Even the use and misuse of data has an enormous impact on children’s rights, not just in the digital environment but also in their wider lives. In the digital age, you cannot hope to promote children’s rights without protecting their data. The GDPR states that "children merit specific protection in relation to their data", but neither Europe nor individual member states, including Malta, have taken enough and appropriate steps to specify and enforce the practical implementation of this requirement. Data sits at the heart of the digital services children use every day. From the moment a young person opens an app, plays a game, or loads a website, data begins to be gathered. For all the benefits the digital economy can offer children, we are not currently creating a safe space for them to learn, explore, and play. Children are being ‘datafied," with companies and organisations recording many thousands of data points about them as they grow up. These can range from details about their mood and their friendships to what time they woke up and when they went to bed. Our concerns rank children’s privacy second only to cybersecurity.

Another area where legislation might have to be addressed concerns the property rights of children, which is an understudied area that straddles the development/humanitarian divide. We typically do not think of children as economic actors because of their age; their property rights are future rights not yet realised. For example, one should eventually consider legal changes to better protect children’s assets when guardianship is lost. Unfortunately, there are few international standards relating to the property rights of children. The UNCRC, which is the most widely accepted piece of human rights legislation in history, guarantees children the right to a name, education, culture, and religious freedom, and even encourages the publication of children’s books, but it does not specifically mention the property rights of children. Indeed, it only mentions property insofar as children are not to be discriminated against because of their ownership or lack of ownership of property.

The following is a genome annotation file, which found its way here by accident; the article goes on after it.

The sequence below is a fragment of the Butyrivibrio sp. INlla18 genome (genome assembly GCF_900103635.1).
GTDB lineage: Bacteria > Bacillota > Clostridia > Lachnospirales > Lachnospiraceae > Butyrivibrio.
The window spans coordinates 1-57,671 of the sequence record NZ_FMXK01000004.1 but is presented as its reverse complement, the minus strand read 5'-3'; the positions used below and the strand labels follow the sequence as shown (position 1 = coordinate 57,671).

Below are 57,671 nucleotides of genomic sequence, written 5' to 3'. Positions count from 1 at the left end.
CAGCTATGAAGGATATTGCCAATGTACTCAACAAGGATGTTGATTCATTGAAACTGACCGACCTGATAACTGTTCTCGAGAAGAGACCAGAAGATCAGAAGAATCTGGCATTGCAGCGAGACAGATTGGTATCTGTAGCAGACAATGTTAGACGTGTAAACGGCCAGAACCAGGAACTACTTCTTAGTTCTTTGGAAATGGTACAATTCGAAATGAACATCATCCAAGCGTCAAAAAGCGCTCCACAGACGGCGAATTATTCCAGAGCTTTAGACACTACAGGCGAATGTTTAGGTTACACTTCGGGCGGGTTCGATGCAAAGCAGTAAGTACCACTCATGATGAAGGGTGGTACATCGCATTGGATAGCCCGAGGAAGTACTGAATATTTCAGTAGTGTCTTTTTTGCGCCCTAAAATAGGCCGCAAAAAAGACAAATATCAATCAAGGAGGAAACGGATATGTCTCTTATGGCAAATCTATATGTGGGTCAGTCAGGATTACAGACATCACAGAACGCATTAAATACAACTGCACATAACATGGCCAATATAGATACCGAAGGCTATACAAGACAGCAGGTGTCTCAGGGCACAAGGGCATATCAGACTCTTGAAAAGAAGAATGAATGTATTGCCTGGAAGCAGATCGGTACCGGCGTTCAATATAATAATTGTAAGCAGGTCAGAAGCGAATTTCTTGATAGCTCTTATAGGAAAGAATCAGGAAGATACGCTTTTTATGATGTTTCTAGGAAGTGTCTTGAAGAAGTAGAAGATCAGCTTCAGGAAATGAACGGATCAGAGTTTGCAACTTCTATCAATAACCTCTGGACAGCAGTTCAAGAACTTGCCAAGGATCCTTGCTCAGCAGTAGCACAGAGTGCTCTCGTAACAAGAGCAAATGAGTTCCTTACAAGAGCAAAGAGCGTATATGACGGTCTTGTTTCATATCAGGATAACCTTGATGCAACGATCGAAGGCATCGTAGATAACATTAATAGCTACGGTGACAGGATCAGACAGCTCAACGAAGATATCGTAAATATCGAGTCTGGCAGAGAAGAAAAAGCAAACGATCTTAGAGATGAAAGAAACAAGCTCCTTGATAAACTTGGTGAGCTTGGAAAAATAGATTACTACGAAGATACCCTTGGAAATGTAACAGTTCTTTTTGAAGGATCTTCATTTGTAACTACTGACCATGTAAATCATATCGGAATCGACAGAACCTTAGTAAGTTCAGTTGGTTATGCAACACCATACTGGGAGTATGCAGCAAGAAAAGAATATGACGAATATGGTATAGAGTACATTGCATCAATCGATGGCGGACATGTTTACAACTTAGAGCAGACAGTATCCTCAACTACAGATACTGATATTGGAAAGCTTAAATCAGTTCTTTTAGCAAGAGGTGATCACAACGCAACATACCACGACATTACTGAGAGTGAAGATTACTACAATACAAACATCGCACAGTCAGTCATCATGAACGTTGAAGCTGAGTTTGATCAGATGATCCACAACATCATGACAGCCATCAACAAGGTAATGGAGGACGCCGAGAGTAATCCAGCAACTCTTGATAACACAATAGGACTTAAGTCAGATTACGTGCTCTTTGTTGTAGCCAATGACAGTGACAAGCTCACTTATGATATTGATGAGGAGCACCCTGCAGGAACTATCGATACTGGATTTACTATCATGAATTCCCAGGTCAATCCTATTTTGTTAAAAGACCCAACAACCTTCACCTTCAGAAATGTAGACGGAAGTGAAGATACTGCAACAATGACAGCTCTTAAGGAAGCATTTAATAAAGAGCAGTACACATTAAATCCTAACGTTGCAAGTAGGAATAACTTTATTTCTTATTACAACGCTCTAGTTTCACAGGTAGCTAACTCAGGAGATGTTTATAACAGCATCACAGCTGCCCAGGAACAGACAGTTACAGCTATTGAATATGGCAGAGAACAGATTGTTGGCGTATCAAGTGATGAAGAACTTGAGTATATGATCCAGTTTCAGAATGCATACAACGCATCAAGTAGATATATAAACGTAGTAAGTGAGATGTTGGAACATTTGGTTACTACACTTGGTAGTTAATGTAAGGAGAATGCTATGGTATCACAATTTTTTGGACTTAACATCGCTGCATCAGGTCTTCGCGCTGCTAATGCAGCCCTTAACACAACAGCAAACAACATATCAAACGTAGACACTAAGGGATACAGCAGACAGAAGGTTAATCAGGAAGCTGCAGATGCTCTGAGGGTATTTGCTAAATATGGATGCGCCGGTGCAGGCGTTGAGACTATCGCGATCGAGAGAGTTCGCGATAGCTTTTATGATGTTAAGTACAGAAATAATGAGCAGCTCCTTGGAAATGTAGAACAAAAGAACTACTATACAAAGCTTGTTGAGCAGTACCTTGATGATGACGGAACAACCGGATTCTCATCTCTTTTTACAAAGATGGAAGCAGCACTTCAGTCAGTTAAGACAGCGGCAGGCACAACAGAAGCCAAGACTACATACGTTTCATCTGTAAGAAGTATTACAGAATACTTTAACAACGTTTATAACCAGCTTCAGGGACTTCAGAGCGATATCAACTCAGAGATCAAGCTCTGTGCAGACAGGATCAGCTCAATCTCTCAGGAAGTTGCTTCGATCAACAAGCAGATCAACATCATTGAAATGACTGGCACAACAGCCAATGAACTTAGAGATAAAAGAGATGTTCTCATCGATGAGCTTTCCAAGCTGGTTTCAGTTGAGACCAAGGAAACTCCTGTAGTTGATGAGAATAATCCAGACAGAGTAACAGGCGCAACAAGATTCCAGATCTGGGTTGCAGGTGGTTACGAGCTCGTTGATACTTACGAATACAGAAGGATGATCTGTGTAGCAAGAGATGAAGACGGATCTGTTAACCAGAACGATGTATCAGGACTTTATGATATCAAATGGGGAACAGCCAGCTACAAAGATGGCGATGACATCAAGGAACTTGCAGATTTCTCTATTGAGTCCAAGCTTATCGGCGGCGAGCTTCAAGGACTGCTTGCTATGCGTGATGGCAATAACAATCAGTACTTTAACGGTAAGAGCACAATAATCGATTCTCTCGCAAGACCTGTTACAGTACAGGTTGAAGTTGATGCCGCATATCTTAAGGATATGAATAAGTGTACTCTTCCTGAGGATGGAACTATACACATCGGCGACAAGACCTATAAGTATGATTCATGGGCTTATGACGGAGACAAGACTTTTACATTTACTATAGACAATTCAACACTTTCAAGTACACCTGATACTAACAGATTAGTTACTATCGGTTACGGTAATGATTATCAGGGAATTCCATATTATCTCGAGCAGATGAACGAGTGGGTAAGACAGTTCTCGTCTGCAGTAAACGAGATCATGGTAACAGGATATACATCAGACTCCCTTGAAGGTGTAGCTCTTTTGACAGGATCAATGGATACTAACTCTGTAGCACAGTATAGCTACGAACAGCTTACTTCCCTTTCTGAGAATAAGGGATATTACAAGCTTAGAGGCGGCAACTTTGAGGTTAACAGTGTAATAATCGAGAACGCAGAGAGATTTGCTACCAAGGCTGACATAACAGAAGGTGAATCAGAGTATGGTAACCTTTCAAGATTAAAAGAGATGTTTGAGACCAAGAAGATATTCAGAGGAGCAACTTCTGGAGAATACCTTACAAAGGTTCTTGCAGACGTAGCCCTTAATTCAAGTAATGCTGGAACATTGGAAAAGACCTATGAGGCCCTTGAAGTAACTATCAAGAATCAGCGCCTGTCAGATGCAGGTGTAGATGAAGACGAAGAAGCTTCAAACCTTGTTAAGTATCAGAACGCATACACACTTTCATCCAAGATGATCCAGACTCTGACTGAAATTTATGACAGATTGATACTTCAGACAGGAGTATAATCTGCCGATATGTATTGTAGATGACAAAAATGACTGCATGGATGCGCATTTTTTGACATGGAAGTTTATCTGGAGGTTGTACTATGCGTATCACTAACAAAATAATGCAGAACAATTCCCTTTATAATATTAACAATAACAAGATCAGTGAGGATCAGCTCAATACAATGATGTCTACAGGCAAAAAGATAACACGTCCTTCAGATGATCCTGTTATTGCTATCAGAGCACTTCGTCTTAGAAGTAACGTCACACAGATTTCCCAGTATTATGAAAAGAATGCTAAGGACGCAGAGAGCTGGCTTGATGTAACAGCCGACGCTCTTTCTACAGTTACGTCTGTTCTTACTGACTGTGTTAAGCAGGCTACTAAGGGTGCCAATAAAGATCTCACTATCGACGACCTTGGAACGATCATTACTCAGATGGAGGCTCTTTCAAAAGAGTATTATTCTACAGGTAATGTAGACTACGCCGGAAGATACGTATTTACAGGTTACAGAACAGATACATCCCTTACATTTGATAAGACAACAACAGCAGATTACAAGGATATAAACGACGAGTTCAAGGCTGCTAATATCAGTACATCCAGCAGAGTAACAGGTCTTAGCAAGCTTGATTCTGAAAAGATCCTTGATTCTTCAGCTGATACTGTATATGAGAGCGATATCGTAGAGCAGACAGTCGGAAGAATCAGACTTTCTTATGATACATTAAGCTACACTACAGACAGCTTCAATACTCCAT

The nature of children’s property, as a future right protected by the guardianship of a parent, means that children’s property rights are under the greatest threat when a parent dies or children are separated from their parents. The loss of a parent or displacement from ‘family’ property severs ties that assure children of future property access. Children are more vulnerable than adults to property losses because they do not have knowledge of their assets or their rights, nor do they have the ability to advocate for their rights against more powerful competitors.

The last century was one that began with children having virtually no rights and ended with children having the most powerful legal instrument that not only recognises but also protects their human rights. In this century, children need systems that are inclusive and driven by them, systems that will enable them to respond to their feelings and needs at any time.


Dr Mark Said is an advocate